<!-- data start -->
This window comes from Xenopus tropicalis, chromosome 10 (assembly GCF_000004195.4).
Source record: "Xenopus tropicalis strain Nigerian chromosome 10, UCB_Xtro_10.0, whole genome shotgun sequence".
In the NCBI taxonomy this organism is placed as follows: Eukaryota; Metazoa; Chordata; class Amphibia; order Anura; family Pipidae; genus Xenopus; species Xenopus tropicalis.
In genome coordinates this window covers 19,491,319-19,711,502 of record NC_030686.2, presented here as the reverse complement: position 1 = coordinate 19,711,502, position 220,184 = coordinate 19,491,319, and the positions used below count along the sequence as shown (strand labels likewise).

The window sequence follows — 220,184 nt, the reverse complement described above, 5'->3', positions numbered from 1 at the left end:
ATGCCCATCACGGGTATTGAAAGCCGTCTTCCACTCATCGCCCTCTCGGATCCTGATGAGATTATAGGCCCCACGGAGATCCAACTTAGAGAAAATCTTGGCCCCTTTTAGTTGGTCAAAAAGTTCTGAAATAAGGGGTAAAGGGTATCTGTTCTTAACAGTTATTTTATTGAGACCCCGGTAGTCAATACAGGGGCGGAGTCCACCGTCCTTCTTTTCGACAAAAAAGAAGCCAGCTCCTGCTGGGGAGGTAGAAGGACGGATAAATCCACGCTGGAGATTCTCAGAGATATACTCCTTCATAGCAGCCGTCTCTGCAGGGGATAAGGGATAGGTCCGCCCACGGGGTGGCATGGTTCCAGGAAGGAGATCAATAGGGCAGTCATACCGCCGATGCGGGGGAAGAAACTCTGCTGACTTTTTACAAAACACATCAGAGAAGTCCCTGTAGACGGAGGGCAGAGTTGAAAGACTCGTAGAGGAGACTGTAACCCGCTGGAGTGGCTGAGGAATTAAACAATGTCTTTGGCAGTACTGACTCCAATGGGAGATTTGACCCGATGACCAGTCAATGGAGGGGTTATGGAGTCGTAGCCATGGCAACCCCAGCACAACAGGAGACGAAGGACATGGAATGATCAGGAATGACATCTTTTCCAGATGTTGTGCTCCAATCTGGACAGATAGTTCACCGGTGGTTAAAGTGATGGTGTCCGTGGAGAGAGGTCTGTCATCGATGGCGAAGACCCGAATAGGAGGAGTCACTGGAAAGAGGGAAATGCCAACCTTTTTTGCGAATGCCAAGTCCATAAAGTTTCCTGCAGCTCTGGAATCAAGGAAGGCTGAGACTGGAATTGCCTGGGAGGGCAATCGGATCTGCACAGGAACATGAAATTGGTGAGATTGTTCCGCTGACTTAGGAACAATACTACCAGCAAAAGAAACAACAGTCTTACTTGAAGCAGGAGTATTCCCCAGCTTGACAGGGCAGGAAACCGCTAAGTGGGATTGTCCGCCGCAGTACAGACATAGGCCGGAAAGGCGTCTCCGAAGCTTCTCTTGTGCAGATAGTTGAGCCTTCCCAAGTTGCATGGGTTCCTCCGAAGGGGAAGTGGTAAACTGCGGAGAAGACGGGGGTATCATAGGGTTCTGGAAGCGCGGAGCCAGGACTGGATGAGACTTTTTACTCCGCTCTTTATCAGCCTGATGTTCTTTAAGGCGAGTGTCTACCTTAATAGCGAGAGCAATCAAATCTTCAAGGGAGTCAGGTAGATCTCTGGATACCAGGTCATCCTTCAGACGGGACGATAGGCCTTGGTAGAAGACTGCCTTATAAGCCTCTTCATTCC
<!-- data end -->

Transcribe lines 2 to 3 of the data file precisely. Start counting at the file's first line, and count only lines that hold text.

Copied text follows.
Source record: "Xenopus tropicalis strain Nigerian chromosome 10, UCB_Xtro_10.0, whole genome shotgun sequence".
In the NCBI taxonomy this organism is placed as follows: Eukaryota; Metazoa; Chordata; class Amphibia; order Anura; family Pipidae; genus Xenopus; species Xenopus tropicalis.